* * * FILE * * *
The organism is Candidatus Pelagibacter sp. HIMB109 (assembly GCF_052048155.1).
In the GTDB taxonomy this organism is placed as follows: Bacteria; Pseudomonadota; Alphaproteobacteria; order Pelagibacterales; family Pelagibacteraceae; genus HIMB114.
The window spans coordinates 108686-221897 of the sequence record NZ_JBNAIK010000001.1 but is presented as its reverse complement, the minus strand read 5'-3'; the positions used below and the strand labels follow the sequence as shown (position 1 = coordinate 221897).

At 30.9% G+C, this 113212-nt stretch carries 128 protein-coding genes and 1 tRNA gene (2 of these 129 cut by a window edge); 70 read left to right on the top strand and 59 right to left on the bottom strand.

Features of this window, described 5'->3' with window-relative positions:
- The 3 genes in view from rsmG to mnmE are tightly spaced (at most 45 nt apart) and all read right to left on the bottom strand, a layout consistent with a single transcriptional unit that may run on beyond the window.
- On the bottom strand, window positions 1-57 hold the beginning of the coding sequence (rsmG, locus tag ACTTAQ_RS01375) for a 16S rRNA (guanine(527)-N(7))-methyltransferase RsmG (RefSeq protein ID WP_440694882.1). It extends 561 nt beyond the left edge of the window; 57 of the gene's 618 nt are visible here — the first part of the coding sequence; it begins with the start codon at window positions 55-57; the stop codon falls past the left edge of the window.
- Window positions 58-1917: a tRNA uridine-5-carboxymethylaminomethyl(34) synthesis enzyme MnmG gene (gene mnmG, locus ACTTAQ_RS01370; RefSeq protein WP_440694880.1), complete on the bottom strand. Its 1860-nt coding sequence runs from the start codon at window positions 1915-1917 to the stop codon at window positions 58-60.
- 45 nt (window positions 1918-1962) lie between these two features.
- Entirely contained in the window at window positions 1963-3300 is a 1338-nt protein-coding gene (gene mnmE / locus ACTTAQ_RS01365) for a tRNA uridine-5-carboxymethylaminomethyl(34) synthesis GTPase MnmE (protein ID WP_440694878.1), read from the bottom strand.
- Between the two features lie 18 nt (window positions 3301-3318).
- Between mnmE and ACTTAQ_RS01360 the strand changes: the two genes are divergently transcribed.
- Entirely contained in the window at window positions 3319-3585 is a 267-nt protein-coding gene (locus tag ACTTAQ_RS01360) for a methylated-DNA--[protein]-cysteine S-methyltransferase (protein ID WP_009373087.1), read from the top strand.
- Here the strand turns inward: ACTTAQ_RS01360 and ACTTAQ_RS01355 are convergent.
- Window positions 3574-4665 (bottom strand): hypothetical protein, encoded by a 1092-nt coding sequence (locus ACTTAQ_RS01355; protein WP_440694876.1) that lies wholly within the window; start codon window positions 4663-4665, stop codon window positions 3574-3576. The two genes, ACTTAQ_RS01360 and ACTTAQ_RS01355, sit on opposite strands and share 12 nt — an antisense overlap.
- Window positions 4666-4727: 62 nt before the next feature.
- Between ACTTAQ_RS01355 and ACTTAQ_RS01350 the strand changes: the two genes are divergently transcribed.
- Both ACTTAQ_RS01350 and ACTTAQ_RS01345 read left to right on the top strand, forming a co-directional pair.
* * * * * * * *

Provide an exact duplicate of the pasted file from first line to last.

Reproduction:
The organism is Candidatus Pelagibacter sp. HIMB109 (assembly GCF_052048155.1).
In the GTDB taxonomy this organism is placed as follows: Bacteria; Pseudomonadota; Alphaproteobacteria; order Pelagibacterales; family Pelagibacteraceae; genus HIMB114.
The window spans coordinates 108686-221897 of the sequence record NZ_JBNAIK010000001.1 but is presented as its reverse complement, the minus strand read 5'-3'; the positions used below and the strand labels follow the sequence as shown (position 1 = coordinate 221897).

At 30.9% G+C, this 113212-nt stretch carries 128 protein-coding genes and 1 tRNA gene (2 of these 129 cut by a window edge); 70 read left to right on the top strand and 59 right to left on the bottom strand.

Features of this window, described 5'->3' with window-relative positions:
- The 3 genes in view from rsmG to mnmE are tightly spaced (at most 45 nt apart) and all read right to left on the bottom strand, a layout consistent with a single transcriptional unit that may run on beyond the window.
- On the bottom strand, window positions 1-57 hold the beginning of the coding sequence (rsmG, locus tag ACTTAQ_RS01375) for a 16S rRNA (guanine(527)-N(7))-methyltransferase RsmG (RefSeq protein ID WP_440694882.1). It extends 561 nt beyond the left edge of the window; 57 of the gene's 618 nt are visible here — the first part of the coding sequence; it begins with the start codon at window positions 55-57; the stop codon falls past the left edge of the window.
- Window positions 58-1917: a tRNA uridine-5-carboxymethylaminomethyl(34) synthesis enzyme MnmG gene (gene mnmG, locus ACTTAQ_RS01370; RefSeq protein WP_440694880.1), complete on the bottom strand. Its 1860-nt coding sequence runs from the start codon at window positions 1915-1917 to the stop codon at window positions 58-60.
- 45 nt (window positions 1918-1962) lie between these two features.
- Entirely contained in the window at window positions 1963-3300 is a 1338-nt protein-coding gene (gene mnmE / locus ACTTAQ_RS01365) for a tRNA uridine-5-carboxymethylaminomethyl(34) synthesis GTPase MnmE (protein ID WP_440694878.1), read from the bottom strand.
- Between the two features lie 18 nt (window positions 3301-3318).
- Between mnmE and ACTTAQ_RS01360 the strand changes: the two genes are divergently transcribed.
- Entirely contained in the window at window positions 3319-3585 is a 267-nt protein-coding gene (locus tag ACTTAQ_RS01360) for a methylated-DNA--[protein]-cysteine S-methyltransferase (protein ID WP_009373087.1), read from the top strand.
- Here the strand turns inward: ACTTAQ_RS01360 and ACTTAQ_RS01355 are convergent.
- Window positions 3574-4665 (bottom strand): hypothetical protein, encoded by a 1092-nt coding sequence (locus ACTTAQ_RS01355; protein WP_440694876.1) that lies wholly within the window; start codon window positions 4663-4665, stop codon window positions 3574-3576. The two genes, ACTTAQ_RS01360 and ACTTAQ_RS01355, sit on opposite strands and share 12 nt — an antisense overlap.
- Window positions 4666-4727: 62 nt before the next feature.
- Between ACTTAQ_RS01355 and ACTTAQ_RS01350 the strand changes: the two genes are divergently transcribed.
- Both ACTTAQ_RS01350 and ACTTAQ_RS01345 read left to right on the top strand, forming a co-directional pair.